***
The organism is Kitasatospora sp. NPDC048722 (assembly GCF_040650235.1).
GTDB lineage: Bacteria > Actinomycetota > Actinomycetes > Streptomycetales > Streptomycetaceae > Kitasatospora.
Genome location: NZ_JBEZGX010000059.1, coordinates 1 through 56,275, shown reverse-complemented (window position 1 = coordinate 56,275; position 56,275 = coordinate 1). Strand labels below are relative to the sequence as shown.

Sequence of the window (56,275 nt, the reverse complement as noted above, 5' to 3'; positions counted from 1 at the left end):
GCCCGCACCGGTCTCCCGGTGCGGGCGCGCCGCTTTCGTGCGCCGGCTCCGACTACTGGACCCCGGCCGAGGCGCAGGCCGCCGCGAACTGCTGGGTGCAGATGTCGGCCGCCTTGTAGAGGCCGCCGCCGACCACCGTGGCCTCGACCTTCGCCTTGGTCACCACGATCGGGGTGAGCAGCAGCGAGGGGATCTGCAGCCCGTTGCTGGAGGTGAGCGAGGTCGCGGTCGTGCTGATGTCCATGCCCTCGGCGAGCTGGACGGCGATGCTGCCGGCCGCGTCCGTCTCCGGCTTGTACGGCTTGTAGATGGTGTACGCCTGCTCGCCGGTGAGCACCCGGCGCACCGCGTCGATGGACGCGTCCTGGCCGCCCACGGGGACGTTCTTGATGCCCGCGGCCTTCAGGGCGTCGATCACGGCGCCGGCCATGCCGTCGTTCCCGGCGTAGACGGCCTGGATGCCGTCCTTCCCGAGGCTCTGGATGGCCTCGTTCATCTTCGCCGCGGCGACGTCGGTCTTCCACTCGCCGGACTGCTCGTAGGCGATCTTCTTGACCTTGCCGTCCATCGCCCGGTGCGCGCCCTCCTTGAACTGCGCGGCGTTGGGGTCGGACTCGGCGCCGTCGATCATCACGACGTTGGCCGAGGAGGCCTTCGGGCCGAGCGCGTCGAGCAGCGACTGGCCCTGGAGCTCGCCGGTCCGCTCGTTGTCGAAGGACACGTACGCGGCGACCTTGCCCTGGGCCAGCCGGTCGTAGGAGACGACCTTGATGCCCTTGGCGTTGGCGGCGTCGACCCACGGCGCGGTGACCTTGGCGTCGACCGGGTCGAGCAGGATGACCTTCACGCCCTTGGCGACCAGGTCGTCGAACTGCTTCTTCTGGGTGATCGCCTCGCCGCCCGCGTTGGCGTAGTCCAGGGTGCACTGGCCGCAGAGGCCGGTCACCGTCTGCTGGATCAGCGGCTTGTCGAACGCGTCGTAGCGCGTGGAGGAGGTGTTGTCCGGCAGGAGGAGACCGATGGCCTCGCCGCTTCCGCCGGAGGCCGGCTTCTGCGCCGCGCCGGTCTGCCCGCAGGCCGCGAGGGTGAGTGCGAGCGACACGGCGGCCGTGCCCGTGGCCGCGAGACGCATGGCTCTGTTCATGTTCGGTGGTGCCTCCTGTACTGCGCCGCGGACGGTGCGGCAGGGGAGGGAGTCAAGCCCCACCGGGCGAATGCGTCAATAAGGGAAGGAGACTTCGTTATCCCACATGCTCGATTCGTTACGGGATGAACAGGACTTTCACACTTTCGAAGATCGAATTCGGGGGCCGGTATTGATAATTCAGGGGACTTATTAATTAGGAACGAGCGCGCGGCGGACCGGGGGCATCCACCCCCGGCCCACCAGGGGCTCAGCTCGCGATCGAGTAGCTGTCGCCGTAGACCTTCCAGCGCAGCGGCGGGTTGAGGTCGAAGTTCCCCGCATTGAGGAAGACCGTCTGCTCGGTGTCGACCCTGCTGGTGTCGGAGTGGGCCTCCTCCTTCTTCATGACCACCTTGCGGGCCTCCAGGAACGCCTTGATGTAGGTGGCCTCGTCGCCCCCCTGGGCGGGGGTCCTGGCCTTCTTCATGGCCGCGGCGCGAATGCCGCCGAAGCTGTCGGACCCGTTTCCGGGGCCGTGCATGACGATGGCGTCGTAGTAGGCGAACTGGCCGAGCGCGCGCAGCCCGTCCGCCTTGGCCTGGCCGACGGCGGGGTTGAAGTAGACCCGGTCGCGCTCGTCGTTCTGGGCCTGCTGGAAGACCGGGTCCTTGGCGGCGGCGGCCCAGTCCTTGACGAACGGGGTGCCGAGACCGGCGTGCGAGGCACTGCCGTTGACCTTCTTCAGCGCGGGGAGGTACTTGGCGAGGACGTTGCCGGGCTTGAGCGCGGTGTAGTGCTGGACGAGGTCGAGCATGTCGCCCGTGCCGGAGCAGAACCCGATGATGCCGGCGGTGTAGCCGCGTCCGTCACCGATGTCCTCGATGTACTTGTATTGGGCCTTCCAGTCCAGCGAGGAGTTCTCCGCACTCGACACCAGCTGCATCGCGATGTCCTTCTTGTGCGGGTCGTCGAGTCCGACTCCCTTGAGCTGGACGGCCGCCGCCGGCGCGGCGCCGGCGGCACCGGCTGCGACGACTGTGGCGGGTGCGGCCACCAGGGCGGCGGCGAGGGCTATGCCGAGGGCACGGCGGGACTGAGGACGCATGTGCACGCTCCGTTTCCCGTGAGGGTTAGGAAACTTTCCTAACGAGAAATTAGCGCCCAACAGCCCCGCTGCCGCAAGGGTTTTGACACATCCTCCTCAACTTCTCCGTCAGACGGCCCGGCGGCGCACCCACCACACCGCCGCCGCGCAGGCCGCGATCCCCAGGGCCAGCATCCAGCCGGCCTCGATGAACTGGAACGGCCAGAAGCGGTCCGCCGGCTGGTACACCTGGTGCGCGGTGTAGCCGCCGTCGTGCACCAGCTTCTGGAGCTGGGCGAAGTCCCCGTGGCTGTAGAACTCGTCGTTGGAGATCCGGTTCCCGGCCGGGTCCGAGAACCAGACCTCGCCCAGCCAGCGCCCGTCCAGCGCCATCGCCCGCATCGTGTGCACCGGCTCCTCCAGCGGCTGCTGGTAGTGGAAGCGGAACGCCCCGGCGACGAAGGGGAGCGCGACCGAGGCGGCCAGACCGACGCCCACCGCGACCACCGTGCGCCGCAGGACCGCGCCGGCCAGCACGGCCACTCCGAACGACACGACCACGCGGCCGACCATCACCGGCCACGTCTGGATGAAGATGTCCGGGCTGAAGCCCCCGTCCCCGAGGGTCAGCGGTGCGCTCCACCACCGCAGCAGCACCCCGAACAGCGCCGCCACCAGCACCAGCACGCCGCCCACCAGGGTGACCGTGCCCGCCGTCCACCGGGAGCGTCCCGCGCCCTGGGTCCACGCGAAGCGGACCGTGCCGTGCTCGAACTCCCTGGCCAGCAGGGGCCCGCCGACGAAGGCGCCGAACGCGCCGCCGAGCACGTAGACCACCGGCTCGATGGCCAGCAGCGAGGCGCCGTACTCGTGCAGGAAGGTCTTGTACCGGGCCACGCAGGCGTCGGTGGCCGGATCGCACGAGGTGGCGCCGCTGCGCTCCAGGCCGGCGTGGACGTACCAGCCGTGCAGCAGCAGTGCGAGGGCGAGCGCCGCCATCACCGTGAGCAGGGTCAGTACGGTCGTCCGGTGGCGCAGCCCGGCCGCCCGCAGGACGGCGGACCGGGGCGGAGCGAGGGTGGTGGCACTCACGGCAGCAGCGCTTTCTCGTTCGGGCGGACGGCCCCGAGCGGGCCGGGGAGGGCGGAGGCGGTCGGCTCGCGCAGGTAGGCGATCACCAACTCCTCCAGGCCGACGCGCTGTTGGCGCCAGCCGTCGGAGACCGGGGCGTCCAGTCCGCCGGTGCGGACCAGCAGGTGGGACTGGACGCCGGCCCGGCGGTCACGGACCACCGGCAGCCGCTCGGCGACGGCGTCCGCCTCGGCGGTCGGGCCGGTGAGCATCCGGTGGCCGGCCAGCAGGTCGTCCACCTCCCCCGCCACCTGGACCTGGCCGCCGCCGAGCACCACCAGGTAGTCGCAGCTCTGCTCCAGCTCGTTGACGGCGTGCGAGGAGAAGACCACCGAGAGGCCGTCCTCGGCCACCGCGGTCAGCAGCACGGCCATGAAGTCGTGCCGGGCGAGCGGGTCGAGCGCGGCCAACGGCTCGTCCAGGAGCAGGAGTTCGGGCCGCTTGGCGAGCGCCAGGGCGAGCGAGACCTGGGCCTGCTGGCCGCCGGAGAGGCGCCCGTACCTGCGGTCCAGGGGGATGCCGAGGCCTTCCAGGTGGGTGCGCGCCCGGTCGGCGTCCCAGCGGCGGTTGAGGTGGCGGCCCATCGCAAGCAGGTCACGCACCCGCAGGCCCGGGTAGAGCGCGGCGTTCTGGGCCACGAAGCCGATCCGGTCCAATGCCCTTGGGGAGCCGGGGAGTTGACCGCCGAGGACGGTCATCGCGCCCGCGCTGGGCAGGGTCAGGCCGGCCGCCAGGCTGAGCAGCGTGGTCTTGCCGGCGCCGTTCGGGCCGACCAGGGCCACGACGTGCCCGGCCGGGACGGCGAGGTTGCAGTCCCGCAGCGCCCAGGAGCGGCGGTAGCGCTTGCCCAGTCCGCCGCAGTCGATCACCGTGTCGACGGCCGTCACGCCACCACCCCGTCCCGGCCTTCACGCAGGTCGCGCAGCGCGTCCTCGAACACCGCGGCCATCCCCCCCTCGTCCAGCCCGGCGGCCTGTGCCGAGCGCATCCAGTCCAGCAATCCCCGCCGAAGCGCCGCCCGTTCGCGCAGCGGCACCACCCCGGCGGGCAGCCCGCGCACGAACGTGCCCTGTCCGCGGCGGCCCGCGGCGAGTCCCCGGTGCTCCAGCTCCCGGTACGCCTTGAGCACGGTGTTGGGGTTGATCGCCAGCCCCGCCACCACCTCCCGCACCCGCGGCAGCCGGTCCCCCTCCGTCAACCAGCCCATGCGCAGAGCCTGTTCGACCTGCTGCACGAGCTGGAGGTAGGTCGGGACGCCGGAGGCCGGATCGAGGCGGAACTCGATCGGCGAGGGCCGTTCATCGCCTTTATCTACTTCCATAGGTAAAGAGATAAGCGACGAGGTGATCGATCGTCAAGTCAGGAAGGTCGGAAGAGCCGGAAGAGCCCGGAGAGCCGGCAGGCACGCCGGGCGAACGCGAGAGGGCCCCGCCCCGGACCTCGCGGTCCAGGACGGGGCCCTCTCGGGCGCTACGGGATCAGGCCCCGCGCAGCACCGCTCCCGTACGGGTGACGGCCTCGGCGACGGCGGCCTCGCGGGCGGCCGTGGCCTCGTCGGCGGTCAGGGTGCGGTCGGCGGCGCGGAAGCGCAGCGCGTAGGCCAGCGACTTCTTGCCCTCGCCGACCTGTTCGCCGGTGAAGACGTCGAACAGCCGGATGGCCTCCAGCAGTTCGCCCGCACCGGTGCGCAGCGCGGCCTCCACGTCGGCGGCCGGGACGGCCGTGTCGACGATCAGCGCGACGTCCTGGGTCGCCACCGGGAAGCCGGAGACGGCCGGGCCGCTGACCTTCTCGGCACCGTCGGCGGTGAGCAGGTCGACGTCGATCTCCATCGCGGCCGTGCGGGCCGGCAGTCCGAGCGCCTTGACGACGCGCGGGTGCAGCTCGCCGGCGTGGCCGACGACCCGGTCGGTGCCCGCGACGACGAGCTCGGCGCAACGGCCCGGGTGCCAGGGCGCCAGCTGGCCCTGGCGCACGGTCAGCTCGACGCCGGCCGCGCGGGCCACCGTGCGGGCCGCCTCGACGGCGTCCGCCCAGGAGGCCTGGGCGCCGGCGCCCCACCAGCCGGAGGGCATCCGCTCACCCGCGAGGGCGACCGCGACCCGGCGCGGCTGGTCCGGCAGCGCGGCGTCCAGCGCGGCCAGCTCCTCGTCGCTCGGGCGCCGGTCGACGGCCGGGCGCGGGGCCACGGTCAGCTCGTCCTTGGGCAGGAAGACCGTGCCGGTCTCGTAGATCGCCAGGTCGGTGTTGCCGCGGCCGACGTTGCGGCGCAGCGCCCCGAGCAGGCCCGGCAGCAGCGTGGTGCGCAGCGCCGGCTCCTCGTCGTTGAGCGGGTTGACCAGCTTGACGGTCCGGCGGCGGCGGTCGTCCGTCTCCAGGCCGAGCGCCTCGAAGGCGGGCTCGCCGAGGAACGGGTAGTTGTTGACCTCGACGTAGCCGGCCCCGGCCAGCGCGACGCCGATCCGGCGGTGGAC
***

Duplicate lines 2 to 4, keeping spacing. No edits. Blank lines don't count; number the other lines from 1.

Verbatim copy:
GTDB lineage: Bacteria > Actinomycetota > Actinomycetes > Streptomycetales > Streptomycetaceae > Kitasatospora.
Genome location: NZ_JBEZGX010000059.1, coordinates 1 through 56,275, shown reverse-complemented (window position 1 = coordinate 56,275; position 56,275 = coordinate 1). Strand labels below are relative to the sequence as shown.

Sequence of the window (56,275 nt, the reverse complement as noted above, 5' to 3'; positions counted from 1 at the left end):